No. 2: Minimal accountability at the lower level
With more teachers backed into a corner over how they teach, grade, and deal with students who are simply not putting forth the effort, there are many more cases where students are merely passed along instead of being taught to a level of competency before continuing on.
That gravy train typically goes off the rails in one’s freshman year of college, unless the same unfair pressures are placed on a university’s instructors in which case the boom gets lowered afterward with a student’s first real job or professional challenge.
Delaying accountability does not convince a student they need to study at a crucial time when they are receptive and open to the challenge. The longer we go, the harder it becomes to reprogram.
Tips on Choosing Your College Major
Since this is a huge decision, you should take some time to contemplate your options. Don’t be too fast in making your choice, because if you make the wrong one, that would be years of time, money, and energy wasted. Put the college brochures down for a while and just think of what would ultimately work best for you. Remember, it’s a combination of dreaming and realistic thinking.
#1 DON’T BASE IT ON YOUR CURRENT INTERESTS
When deciding on which major to take, you should always consider your interests because your level of fascination for a certain field will greatly impact your performance. If you don’t like what you do, you won’t be happy, and you won’t excel in your field. Who would ever want that? Consider your interests, but don’t dwell on your current interests. By your ‘current’ interests, these are the ones that you think you enjoy now, but you might move on from them in the future. These are fleeting fascinations. If you’re suddenly interested in makeup, chances are, going to beauty school isn’t for you.
Assume you have no idea what you want to do with your life (which is entirely okay, by the way). Is it really reasonable to pursue a degree you enjoy without even a hazy sense of what you want to do after graduation? If your degree does not directly lead to a career route, deciding which path to take can be challenging. When the excitement of graduation day wears off, you may find yourself feeling lost or confused about what to do next.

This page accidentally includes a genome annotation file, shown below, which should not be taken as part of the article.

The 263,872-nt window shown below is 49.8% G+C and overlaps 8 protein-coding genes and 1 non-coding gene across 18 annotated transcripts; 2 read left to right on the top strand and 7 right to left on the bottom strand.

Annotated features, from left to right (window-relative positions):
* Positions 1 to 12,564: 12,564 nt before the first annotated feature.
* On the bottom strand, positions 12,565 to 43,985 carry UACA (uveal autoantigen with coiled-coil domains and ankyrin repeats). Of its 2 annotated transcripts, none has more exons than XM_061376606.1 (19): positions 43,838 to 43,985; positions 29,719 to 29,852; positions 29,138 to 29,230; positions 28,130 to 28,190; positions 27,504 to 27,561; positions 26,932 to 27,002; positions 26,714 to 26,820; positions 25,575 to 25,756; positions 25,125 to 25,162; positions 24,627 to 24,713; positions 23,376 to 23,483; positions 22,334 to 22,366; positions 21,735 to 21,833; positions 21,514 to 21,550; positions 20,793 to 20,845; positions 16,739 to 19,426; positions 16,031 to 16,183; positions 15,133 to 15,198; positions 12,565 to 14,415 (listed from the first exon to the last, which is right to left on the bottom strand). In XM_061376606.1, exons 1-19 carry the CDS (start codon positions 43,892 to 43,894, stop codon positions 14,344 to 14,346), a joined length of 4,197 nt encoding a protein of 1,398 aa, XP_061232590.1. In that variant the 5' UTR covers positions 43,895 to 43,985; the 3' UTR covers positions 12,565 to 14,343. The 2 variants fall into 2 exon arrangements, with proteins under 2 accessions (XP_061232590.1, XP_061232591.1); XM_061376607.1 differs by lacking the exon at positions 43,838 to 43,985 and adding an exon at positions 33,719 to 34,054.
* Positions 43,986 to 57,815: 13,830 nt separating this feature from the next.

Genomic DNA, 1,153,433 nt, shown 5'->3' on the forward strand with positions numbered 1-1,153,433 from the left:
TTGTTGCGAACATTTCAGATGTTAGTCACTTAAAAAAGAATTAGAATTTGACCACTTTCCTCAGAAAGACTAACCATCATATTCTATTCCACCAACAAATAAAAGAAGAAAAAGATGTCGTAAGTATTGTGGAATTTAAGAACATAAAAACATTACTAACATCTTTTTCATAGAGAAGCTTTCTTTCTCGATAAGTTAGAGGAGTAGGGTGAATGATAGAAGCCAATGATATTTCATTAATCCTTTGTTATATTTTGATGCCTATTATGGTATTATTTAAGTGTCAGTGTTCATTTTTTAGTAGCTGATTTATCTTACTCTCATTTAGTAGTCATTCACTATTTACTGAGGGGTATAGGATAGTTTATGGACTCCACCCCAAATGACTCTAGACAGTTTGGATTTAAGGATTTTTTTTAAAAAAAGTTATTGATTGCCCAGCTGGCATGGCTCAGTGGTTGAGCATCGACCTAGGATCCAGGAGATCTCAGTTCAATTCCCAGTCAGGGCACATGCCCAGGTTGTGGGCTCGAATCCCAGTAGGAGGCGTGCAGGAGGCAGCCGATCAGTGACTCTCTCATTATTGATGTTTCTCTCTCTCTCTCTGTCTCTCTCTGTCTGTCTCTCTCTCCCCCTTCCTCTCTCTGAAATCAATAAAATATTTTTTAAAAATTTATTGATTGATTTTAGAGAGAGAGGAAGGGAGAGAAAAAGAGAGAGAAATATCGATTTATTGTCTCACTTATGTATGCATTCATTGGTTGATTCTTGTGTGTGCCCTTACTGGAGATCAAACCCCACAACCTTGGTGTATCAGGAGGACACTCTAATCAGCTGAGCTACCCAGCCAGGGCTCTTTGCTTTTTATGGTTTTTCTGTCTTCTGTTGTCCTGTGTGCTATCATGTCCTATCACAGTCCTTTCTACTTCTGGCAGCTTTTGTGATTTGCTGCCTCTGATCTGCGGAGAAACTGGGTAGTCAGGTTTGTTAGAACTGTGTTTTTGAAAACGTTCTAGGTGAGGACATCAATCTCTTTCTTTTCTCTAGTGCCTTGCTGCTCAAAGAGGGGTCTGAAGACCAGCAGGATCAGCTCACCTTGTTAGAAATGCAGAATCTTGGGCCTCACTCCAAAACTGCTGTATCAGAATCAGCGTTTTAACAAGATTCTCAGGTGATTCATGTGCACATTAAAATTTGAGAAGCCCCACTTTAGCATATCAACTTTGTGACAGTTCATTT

The exorbitant cost of universities makes selecting the proper subject even more critical – and many students are also considering which courses will provide them with the best value for money and return on investment. With this in mind, it may deter students from pursuing a course they truly enjoy (in the arts) in favor of pursuing a more traditionally employable field.
#2 FIND SOMETHING YOU’VE BEEN PASSIONATE ABOUT FOR A LONG TIME
If you’ve been passionate about something for a long time, it means that that aspect of yourself means a lot to you. You have to choose your college program when you’re around eighteen years of age. It’s almost impossible for you not to know your passions by that time. If you started loving dance when you were in kindergarten and you still love it to this day, that’s what you call a passion.
Being productive is tightly related to being enthusiastic. If you’re truly passionate about anything, you’ll feel satisfied with what you’ve accomplished during and after work hours. The by-product of your job will be something you are proud of, motivating you to continue doing it.